A more transmissible strain may result in a higher death toll than a more lethal one
The UK researchers’ conclusions were based on just 8% of the total deaths that happened in the UK during the study period, which is why Vallance still considers the evidence to be “not yet strong.”
“The results of all studies may therefore not be representative of the total population,” NERVTAG concluded.
To determine which strain infected and killed a person, scientists must genetically sequence a sample of the patient’s blood or saliva. The process is time-consuming, and samples collected from patients aren’t always sent in for sequencing.
The data also did not account for any underlying health conditions in the people who died from COVID-19, which could also skew the mortality rates.
Regardless of the quality of the data, however, and regardless of whether or not the new strain is truly more lethal, its spread will almost certainly lead to a higher death toll in total, since infected individuals will spread it to more people.
Assume the original strain of the coronavirus has a reproductive value (meaning the average number of people one sick person infects) of 1.1 and kills 0.8 people out of every 100 who get sick. In a population of 10,000 people, that virus would kill 129 people in a month.
But then say two new strains emerged, one of which is 50% deadlier, while the other is 50% more transmissible. The strain that’s 50% more lethal would kill about 193 of the 10,000 people in a month. But the strain that’s 50% more transmissible would wind up causing 978 of the 10,000 people to die in that time because of its quick spread.
Anna Medaris-Miller contributed reporting to this story.
The global vaccine rollout is racing against the clock: New, more infectious variants of the coronavirus are spreading worldwide, and it’s unclear how well existing vaccines work against these strains.
For now, vaccines seem effective against the strain identified in December in the UK, called B117. But preliminary research suggests vaccines may be less effective against B1351, the strain identified in South Africa.
“It is all the more reason why we should be vaccinating as many people as you possibly can,” Anthony Fauci, director of the National Institute of Allergy and Infectious Diseases, said on Thursday. “Viruses don’t mutate unless they replicate, and if you can suppress that by a very good vaccine campaign, then you could actually avoid this deleterious effect that you might get from the mutations.”
But the process of getting shots into arms is off to a slow start in many countries. The US has administered more coronavirus vaccines than any other nation, but it has only given out roughly 19 million doses as of Friday.
Scientists worry that the current pace of vaccinations may allow time for too many new strains to emerge. That could lead to a scenario in which scientists must update vaccines regularly.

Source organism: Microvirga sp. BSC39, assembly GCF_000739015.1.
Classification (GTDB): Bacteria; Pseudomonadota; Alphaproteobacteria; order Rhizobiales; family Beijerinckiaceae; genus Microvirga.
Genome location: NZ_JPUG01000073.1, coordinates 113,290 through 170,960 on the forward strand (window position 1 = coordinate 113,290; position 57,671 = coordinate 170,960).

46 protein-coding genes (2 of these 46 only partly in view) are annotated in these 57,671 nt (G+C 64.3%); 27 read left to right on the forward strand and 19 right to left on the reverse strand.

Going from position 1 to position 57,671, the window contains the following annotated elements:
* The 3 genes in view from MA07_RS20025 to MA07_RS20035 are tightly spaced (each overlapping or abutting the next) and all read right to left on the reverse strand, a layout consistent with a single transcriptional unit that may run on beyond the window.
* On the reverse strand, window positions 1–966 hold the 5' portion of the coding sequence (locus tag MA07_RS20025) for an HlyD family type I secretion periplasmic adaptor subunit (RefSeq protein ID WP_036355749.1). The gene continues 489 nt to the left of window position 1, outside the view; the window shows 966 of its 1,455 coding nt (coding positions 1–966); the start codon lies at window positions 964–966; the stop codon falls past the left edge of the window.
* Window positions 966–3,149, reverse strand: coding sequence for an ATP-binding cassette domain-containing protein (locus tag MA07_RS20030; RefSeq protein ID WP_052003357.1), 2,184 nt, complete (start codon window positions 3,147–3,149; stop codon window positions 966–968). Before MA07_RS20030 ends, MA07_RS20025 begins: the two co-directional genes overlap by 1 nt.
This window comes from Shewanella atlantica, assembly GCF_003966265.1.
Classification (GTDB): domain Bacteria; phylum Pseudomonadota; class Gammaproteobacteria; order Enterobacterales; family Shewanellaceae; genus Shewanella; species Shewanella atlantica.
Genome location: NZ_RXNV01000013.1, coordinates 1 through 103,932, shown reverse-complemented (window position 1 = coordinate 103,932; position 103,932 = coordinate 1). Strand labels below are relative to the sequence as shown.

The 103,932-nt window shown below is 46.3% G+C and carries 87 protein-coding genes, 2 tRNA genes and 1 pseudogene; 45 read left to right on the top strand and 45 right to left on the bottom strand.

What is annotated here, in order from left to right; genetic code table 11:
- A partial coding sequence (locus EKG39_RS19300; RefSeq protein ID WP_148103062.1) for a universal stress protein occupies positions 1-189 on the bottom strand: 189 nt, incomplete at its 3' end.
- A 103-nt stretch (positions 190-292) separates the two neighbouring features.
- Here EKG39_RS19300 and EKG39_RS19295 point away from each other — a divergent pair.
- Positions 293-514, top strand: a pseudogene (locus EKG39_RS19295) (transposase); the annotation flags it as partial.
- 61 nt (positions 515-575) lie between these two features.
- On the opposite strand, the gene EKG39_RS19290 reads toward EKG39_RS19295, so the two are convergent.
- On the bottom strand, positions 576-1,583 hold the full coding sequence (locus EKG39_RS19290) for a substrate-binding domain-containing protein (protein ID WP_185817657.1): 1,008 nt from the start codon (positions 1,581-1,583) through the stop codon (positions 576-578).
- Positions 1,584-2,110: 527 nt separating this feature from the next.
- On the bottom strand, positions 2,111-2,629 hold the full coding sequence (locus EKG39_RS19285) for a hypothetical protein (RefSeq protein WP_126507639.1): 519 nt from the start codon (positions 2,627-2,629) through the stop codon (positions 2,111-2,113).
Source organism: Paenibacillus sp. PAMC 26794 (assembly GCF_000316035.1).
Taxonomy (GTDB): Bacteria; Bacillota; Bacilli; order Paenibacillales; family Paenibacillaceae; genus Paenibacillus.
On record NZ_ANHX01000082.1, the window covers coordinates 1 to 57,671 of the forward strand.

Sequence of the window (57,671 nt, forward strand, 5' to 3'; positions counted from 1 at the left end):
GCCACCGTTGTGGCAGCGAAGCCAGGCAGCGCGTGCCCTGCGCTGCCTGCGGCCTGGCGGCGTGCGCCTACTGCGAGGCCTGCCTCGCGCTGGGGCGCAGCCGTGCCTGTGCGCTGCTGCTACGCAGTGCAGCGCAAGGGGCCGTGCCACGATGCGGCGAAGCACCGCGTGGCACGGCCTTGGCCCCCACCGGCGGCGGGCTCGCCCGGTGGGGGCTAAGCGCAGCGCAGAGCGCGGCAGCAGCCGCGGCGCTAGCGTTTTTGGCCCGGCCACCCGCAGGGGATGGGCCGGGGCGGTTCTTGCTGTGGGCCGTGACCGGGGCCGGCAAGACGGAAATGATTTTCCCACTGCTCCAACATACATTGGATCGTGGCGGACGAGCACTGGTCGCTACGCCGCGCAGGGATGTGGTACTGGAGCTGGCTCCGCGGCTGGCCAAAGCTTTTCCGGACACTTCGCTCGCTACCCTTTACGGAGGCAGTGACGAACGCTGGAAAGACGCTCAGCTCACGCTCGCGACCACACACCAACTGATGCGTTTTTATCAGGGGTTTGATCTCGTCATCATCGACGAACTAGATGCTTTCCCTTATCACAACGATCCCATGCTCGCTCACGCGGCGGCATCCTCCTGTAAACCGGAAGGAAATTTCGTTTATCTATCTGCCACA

Michael Worobey, a viral evolutionary biologist at the University of Arizona, recently told the BBC that the emergence of new coronavirus strains could be “a glimpse into the future where we are going to be in an arms race with this virus, just like we are with flu.”
It’s also possible that a deadlier strain will turn up before most people are vaccinated. In that case, coronavirus shots may be routinely required for young people, similar to polio or measles vaccines.
The coronavirus could eventually resemble the common cold
The coronavirus’ future depends heavily on our ability to control transmission quickly. The more people develop immunity – whether through natural infection or vaccines – the faster the virus will reach an endemic state, meaning it would circulate perpetually but no longer hit pandemic-level peaks.
In a recent study, researchers at Emory University and Pennsylvania State University suggested that the coronavirus could eventually resemble a common cold that infects people during childhood.
Under that study’s most likely scenario, kids would get their first COVID-19 infection, on average, between ages 3 and 5. Almost every kid would get infected by age 15. Since pediatric infections are generally mild, there would be no need to vaccinate children beforehand. Infants might also have a certain degree of immunity at birth.
“For the first six months or so of life, or maybe longer if you’re nursing, kids have maternal antibodies from their mother, both from the umbilical cord and from breast milk, so there’s a chunk of time in the first year or so of life when kids aren’t going to get a primary infection,” Jennie Lavine, the study’s lead author, told Insider.
The researchers estimated that reinfections would be even milder – and might even boost immunity against related coronavirus strains.
If vaccinations proceed quickly, the New York Times reported, the virus could reach this endemic state in as little as six months to a year. Fauci recently estimated that life could return to normal in the fall if 70% to 85% of Americans were vaccinated by the end of summer.